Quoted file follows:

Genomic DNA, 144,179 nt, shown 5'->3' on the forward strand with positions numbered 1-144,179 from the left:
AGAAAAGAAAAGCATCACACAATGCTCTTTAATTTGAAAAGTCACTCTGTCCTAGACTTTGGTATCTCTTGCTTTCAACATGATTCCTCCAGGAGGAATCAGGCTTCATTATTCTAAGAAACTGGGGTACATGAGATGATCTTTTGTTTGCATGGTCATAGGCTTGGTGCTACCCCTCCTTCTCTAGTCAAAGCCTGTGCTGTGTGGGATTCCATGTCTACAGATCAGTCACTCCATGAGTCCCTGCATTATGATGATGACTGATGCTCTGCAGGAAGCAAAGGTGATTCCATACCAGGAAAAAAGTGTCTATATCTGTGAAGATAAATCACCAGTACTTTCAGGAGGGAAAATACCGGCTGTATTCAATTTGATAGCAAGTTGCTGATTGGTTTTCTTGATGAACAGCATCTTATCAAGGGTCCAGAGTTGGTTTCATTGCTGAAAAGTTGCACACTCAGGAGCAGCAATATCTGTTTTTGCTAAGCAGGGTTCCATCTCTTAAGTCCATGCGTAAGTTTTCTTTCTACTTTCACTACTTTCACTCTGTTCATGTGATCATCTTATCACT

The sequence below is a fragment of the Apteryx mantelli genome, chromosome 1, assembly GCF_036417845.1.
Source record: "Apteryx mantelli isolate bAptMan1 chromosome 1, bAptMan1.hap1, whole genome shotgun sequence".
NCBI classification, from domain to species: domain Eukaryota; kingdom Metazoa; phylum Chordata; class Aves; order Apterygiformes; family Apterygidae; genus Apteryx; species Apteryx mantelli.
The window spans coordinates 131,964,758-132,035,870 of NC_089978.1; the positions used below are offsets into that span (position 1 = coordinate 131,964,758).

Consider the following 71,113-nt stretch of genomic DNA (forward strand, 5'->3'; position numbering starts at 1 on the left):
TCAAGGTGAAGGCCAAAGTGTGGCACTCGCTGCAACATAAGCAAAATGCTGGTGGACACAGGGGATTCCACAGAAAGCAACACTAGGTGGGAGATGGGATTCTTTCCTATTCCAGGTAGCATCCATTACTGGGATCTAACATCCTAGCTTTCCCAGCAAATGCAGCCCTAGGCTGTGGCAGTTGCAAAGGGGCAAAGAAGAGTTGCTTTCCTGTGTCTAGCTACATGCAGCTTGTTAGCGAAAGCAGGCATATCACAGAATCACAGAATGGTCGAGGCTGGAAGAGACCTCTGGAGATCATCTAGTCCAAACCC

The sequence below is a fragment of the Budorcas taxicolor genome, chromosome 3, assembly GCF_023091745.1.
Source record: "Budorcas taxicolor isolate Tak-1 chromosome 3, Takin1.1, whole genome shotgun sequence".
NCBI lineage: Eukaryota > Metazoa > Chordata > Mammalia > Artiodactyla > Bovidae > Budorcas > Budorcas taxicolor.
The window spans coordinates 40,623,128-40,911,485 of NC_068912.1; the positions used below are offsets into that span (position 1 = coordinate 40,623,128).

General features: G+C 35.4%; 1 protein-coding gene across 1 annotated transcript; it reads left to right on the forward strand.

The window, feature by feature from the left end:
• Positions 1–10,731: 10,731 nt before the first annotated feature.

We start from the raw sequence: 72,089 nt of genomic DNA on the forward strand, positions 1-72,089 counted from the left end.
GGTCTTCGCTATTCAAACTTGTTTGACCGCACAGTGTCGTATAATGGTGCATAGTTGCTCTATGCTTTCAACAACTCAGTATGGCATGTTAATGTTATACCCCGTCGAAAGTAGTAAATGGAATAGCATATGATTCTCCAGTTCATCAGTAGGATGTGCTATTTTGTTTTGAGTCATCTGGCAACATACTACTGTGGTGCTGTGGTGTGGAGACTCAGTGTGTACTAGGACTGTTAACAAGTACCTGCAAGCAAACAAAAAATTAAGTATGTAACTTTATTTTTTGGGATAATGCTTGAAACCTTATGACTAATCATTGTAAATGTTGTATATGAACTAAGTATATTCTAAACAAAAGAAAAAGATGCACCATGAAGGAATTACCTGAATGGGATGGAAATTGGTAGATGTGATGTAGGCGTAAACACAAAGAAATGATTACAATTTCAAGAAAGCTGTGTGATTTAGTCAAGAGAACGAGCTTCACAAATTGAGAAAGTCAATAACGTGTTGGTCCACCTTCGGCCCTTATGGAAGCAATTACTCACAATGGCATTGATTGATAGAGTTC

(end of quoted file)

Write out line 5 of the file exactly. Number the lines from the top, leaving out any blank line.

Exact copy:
NCBI classification, from domain to species: domain Eukaryota; kingdom Metazoa; phylum Chordata; class Aves; order Apterygiformes; family Apterygidae; genus Apteryx; species Apteryx mantelli.